How Mumbai’s citizens brought down its air pollution

SAFAR researchers said it is because of increased awareness thanks to citizens’ and media initiatives, MPCB credits it to shutting down of 1,000 polluting units.
The Central Pollution Control Board’s (CPCB) safe limit for PM2.5 is 40µg/m3(FILE)
The Central Pollution Control Board’s (CPCB) safe limit for PM2.5 is 40µg/m3(FILE)
Updated on Jun 06, 2018 12:30 PM IST
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Hindustan Times | ByBadri Chatterjee, Mumbai

The concentration of PM2.5, particulate matter which is 2.5 microns in size and can cause health ailments by easily entering the lungs, dropped to 60 micrograms for a cubic metre (µg/m3) in 2017, compared to more than 70 µg/m3 in 2016, according to the data released by the System of Air Quality Weather Forecasting and Research (SAFAR) on June 5 (World Environment Day).

The Central Pollution Control Board’s (CPCB) safe limit for PM2.5 is 40µg/m3. SAFAR researchers attributed the change to increased awareness about sources and impact of air pollution thanks to citizens’ and media initiatives, while Maharashtra Pollution Control Board (MPCB) experts credited the shutting down of 1,000 polluting units.

The data comes a day after Mumbai recorded its cleanest air day so far this year, with the air quality index (AQI) at 34 (good). Monday was also the second cleanest air day since SAFAR began air monitoring in the city. On Tuesday, the city’s AQI was 41, also under the good category. Of the 10 locations in the city where SAFAR monitors air quality levels, apart from Colaba and Borivli, all other locations recorded a decline in PM2.5 levels between 2016 and 2017.

“It is a good sign that 80% of air quality monitoring stations in Mumbai showed a decline in PM2.5 levels owing to active steps being taken by citizens and the state government to arrest particulate pollution. At Colaba and Borivli, the increase can be attributed to vehicular congestion and road dust, which is worrying. The need of the hour is to control emission sources and bring levels close to the safe limit in 2018,” said Gufran Beig, project director, SAFAR.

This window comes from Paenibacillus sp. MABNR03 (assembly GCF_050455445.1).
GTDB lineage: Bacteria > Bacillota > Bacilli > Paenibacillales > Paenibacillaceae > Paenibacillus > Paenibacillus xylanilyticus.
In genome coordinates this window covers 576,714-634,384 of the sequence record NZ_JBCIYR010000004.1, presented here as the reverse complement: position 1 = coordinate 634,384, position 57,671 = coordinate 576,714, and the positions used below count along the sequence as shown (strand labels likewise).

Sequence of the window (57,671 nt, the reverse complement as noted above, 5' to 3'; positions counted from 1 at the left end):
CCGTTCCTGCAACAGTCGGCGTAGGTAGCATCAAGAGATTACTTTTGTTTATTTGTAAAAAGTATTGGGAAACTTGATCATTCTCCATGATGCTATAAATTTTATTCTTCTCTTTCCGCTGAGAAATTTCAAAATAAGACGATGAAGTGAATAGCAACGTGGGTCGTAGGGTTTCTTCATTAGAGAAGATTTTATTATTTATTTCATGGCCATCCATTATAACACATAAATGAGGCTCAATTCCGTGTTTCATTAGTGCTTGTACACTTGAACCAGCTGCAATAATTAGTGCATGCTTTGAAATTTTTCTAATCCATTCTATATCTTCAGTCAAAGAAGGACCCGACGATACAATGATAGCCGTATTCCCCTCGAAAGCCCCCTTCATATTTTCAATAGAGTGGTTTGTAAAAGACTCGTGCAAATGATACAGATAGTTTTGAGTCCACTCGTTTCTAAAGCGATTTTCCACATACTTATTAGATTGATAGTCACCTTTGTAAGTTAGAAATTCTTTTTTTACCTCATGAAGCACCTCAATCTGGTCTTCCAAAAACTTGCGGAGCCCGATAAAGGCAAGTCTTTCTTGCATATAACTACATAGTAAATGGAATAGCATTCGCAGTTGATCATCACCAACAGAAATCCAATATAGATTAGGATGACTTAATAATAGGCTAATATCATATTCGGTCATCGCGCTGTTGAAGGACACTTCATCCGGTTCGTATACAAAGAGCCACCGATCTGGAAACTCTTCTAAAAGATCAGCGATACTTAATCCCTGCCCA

“There is better solid waste management, which has in turn reduced biomass burning. Roads in many areas in Mumbai have gotten better, which has reduced traffic congestion and vehicular emissions. We shut down more than 1,000 polluting units and issued notices to more than 4,000 industries in the Mumbai Metropolitan Region. Better compliance from their end is also a reason. We will check why Colaba and Borivli did not show a decline,” said P Anbalagan, member secretary, MPCB.

SAFAR did not take into account days when pollution levels were extremely high such as the Deonar fire in February 2016, when AQI levels were as high as 341 (very poor). “The average is made up of air quality experienced across all seasons, highlighting the basic PM2.5 levels for every year,” said Beig.

Anbalagan said an air pollution mitigation action plan for Mumbai and surrounding satellite cities was ready. “We have consulted the CPCB. After final discussions, it will be released in the public domain soon,” said Anbalagan.

Mumbai was ranked the fourth most polluted mega city in the world by the World Health Organization (WHO) based on PM2.5 data from 2016. The annual safe limit for PM2.5 as per WHO is 10 µg/m3. The data was severely criticised by the union environment ministry and CPCB as they claimed that WHO did not source information from regulated government organisations, and the former was sent notices regarding the same.

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